Chattanooga city officials have changed plans for hiring three "re-entry navigators," telling city council members Tuesday the new employees would be assigned to the Family Justice Center.
Employees in Chattanooga Mayor Andy Berke's office also said two of the navigators would work with teens and the third would work with adults, instead of one working with teens and two working with adults, as the original proposal outlined.
Kerry Hayes, Berke's deputy chief of staff, made a case for the new positions in an emailed statement, writing that the city is focusing on strategic interventions with at-risk youth, deeper collaboration among stakeholders and consistent support for individuals through every stage of life.
"The navigators' role will be to assist individuals [to] safely and productively transition back into their communities following the dispensation of their criminal cases as a strategy for reducing repeated criminal activity and recidivism," Hayes wrote. "We will also be increasing our efforts to reach out to at-risk youth through our Teen Empowerment program to deter them from criminal activity and contact with the juvenile justice system."
Chattanooga police Chief David Roddy told city council members in a budget meeting this year it would be problematic to have navigators at the Family Justice Center because of the possibility victims and offenders might come into contact with each other.
State guidelines lend some support to his critique. The website for the Tennessee Office of Criminal Justice Programs states: "[C]onvicted or suspected batterers/criminals shall not receive services at a family justice center, as this would pose safety concerns for victims and staff."
A list of best practices issued in 2007 by the United States Department of Justice for the President's Family Justice Center Initiative takes a similar stance.
"No criminal defendants should be provided services at a family justice center. Family justice center sites are oriented towards victims and their children," the document states. "Off-site services to offenders should be central to any community's response to domestic violence; but no domestic violence offenders should be offered services on-site at a family justice center."
After the city's change in plans, Roddy wrote in an emailed statement Tuesday that the Chattanooga Police Department would "support, as needed, the navigators assisting ex-offenders and help facilitate efforts to provide services to them without compromising the safety of victims of crime."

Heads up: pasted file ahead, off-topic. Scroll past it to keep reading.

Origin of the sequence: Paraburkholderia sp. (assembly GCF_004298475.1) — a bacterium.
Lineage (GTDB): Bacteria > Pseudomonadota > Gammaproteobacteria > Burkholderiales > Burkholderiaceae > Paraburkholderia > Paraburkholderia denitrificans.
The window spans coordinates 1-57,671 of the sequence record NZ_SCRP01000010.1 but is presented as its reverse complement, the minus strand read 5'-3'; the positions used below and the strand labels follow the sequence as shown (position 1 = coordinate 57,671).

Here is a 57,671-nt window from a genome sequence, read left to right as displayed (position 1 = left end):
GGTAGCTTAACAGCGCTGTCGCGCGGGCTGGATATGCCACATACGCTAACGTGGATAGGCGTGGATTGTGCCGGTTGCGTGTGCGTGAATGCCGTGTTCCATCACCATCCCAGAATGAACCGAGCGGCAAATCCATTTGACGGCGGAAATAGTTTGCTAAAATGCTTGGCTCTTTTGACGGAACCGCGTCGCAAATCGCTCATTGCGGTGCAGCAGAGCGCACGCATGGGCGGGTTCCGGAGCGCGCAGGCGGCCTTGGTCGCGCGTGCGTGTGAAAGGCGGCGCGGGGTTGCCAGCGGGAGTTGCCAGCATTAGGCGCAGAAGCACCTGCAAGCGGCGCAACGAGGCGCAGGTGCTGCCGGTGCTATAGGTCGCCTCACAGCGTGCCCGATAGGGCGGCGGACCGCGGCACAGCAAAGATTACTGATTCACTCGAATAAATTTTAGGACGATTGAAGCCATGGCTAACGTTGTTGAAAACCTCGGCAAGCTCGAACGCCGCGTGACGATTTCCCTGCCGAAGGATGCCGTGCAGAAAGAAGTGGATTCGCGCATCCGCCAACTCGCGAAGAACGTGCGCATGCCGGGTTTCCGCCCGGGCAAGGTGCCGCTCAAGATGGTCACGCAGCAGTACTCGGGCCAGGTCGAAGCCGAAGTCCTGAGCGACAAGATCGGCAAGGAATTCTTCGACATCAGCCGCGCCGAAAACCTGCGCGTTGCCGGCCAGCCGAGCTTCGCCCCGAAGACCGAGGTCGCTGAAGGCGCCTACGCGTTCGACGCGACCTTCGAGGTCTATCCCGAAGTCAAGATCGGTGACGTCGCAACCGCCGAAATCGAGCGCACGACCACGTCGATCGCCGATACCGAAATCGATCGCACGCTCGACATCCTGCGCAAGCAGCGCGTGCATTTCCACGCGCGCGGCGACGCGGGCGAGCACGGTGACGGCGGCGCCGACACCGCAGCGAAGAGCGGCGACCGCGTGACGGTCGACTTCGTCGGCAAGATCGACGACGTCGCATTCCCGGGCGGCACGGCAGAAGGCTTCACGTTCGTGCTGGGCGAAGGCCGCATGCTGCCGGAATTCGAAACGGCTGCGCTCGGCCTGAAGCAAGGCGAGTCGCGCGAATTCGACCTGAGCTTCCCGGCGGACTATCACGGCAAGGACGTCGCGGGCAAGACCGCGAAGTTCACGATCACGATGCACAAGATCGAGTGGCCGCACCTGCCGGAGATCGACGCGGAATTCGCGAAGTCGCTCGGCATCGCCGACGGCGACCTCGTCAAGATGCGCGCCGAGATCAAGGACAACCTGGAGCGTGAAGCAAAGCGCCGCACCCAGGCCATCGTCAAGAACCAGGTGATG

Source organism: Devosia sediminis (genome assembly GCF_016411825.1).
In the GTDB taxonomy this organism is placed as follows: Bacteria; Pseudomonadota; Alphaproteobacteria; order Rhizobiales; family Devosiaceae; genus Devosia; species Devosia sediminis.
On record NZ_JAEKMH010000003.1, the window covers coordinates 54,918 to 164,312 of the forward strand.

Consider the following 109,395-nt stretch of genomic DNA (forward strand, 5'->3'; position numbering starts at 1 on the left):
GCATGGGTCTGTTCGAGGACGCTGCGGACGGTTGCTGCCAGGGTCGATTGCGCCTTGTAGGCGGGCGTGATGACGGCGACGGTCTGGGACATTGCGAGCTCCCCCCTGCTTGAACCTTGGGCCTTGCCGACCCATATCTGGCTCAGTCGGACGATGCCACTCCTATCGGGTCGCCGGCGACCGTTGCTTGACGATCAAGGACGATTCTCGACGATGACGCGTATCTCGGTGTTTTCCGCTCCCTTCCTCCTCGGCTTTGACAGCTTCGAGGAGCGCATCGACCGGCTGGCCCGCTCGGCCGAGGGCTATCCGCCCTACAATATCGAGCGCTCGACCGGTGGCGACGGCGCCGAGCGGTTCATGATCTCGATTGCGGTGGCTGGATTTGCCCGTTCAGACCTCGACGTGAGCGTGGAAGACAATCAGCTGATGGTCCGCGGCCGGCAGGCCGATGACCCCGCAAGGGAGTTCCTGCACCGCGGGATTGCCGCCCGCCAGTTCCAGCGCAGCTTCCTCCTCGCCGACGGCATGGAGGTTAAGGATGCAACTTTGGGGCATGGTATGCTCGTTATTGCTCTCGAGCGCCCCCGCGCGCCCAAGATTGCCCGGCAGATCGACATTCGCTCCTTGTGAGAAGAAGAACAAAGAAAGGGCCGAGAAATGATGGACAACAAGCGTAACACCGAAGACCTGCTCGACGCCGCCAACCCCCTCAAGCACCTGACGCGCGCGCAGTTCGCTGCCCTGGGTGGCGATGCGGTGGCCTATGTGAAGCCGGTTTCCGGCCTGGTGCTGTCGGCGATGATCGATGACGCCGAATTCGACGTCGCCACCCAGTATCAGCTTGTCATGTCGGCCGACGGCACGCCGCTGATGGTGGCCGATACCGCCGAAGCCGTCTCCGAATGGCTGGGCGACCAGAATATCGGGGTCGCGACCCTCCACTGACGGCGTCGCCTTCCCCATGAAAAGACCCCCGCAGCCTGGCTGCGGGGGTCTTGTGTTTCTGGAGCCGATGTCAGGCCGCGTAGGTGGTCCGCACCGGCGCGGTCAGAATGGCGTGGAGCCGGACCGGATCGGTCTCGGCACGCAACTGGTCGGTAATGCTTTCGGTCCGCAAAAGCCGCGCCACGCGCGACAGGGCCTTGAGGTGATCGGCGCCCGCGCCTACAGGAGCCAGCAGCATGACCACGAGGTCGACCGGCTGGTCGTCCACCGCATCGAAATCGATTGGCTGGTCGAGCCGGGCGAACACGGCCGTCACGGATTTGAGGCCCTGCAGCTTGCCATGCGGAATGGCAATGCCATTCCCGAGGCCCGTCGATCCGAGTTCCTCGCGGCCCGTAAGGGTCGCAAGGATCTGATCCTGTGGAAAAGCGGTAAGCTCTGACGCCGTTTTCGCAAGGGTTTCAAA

He said the structure of the Hamilton County Family Justice Center follows national models and those models designate law enforcement agencies as on-site partners. However, law enforcement provides neither staff supervision nor oversight of programming at the center.
"[The Chattanooga Police Department] is a victim-centered agency therefore, caring for and supporting victims of crime in our community is a top priority for this department," he stated.
"In fact, CPD's Victim Services Unit has been designated by the FBI as a Promising Practice Agency for Law Enforcement Based Victim Services because of the superior assistance provided to victims navigating the aftermath of crime. CPD also collaborates with and currently supports many community partners who work in the field of re-entry."
Hayes addressed concerns that victims would come into contact with offenders in a follow-up statement.
"Protecting the safety, security, and privacy of all parties, including the victims and families served by the Family Justice Center, remains a top priority for the Berke administration, the Chattanooga Police Department, and all of our community partners," he said.
"The operations and activities of our re-entry 'navigators' will in no way compromise this, and every precaution will be taken to ensure that as we move forward, we remain in full compliance with all regulations, as well as the terms of the Victims of Crime Act grant that supports this work."
Contact staff writer Emmett Gienapp at firstname.lastname@example.org or 423-757-6731. Follow him on Twitter @emmettgienapp.